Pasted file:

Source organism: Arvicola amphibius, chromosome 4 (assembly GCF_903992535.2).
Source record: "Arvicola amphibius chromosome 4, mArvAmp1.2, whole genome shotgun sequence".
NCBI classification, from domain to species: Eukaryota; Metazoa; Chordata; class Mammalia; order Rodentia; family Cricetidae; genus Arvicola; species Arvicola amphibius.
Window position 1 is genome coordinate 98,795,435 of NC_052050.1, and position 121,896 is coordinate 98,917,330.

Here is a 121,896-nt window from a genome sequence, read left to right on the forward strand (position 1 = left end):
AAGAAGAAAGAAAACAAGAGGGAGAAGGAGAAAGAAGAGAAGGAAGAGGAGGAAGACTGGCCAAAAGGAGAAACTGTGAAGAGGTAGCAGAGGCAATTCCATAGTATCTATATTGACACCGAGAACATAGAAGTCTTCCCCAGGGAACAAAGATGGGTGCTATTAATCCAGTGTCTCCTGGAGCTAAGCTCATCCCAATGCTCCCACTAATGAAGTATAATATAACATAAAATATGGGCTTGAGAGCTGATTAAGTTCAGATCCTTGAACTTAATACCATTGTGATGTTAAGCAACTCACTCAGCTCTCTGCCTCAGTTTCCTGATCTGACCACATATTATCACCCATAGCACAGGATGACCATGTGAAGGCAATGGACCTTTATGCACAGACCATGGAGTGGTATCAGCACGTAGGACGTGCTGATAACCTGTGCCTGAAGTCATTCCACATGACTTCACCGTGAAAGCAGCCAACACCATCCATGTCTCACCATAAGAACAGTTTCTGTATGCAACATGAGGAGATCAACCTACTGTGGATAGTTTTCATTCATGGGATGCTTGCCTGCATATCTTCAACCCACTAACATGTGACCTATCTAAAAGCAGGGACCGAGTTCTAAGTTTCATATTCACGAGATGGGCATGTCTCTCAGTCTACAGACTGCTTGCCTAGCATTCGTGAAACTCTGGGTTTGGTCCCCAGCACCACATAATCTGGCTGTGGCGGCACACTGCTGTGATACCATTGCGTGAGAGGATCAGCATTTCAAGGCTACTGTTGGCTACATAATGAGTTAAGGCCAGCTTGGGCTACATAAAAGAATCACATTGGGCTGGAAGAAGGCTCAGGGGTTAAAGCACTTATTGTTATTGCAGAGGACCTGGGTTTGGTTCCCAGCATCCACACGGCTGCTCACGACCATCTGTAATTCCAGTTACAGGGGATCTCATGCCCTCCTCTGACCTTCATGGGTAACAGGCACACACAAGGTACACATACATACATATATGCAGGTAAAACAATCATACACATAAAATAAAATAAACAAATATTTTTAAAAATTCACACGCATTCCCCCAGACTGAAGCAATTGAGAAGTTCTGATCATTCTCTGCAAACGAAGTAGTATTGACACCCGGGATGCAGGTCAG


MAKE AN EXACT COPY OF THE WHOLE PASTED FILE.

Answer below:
Source organism: Arvicola amphibius, chromosome 4 (assembly GCF_903992535.2).
Source record: "Arvicola amphibius chromosome 4, mArvAmp1.2, whole genome shotgun sequence".
NCBI classification, from domain to species: Eukaryota; Metazoa; Chordata; class Mammalia; order Rodentia; family Cricetidae; genus Arvicola; species Arvicola amphibius.
Window position 1 is genome coordinate 98,795,435 of NC_052050.1, and position 121,896 is coordinate 98,917,330.

Here is a 121,896-nt window from a genome sequence, read left to right on the forward strand (position 1 = left end):
AAGAAGAAAGAAAACAAGAGGGAGAAGGAGAAAGAAGAGAAGGAAGAGGAGGAAGACTGGCCAAAAGGAGAAACTGTGAAGAGGTAGCAGAGGCAATTCCATAGTATCTATATTGACACCGAGAACATAGAAGTCTTCCCCAGGGAACAAAGATGGGTGCTATTAATCCAGTGTCTCCTGGAGCTAAGCTCATCCCAATGCTCCCACTAATGAAGTATAATATAACATAAAATATGGGCTTGAGAGCTGATTAAGTTCAGATCCTTGAACTTAATACCATTGTGATGTTAAGCAACTCACTCAGCTCTCTGCCTCAGTTTCCTGATCTGACCACATATTATCACCCATAGCACAGGATGACCATGTGAAGGCAATGGACCTTTATGCACAGACCATGGAGTGGTATCAGCACGTAGGACGTGCTGATAACCTGTGCCTGAAGTCATTCCACATGACTTCACCGTGAAAGCAGCCAACACCATCCATGTCTCACCATAAGAACAGTTTCTGTATGCAACATGAGGAGATCAACCTACTGTGGATAGTTTTCATTCATGGGATGCTTGCCTGCATATCTTCAACCCACTAACATGTGACCTATCTAAAAGCAGGGACCGAGTTCTAAGTTTCATATTCACGAGATGGGCATGTCTCTCAGTCTACAGACTGCTTGCCTAGCATTCGTGAAACTCTGGGTTTGGTCCCCAGCACCACATAATCTGGCTGTGGCGGCACACTGCTGTGATACCATTGCGTGAGAGGATCAGCATTTCAAGGCTACTGTTGGCTACATAATGAGTTAAGGCCAGCTTGGGCTACATAAAAGAATCACATTGGGCTGGAAGAAGGCTCAGGGGTTAAAGCACTTATTGTTATTGCAGAGGACCTGGGTTTGGTTCCCAGCATCCACACGGCTGCTCACGACCATCTGTAATTCCAGTTACAGGGGATCTCATGCCCTCCTCTGACCTTCATGGGTAACAGGCACACACAAGGTACACATACATACATATATGCAGGTAAAACAATCATACACATAAAATAAAATAAACAAATATTTTTAAAAATTCACACGCATTCCCCCAGACTGAAGCAATTGAGAAGTTCTGATCATTCTCTGCAAACGAAGTAGTATTGACACCCGGGATGCAGGTCAG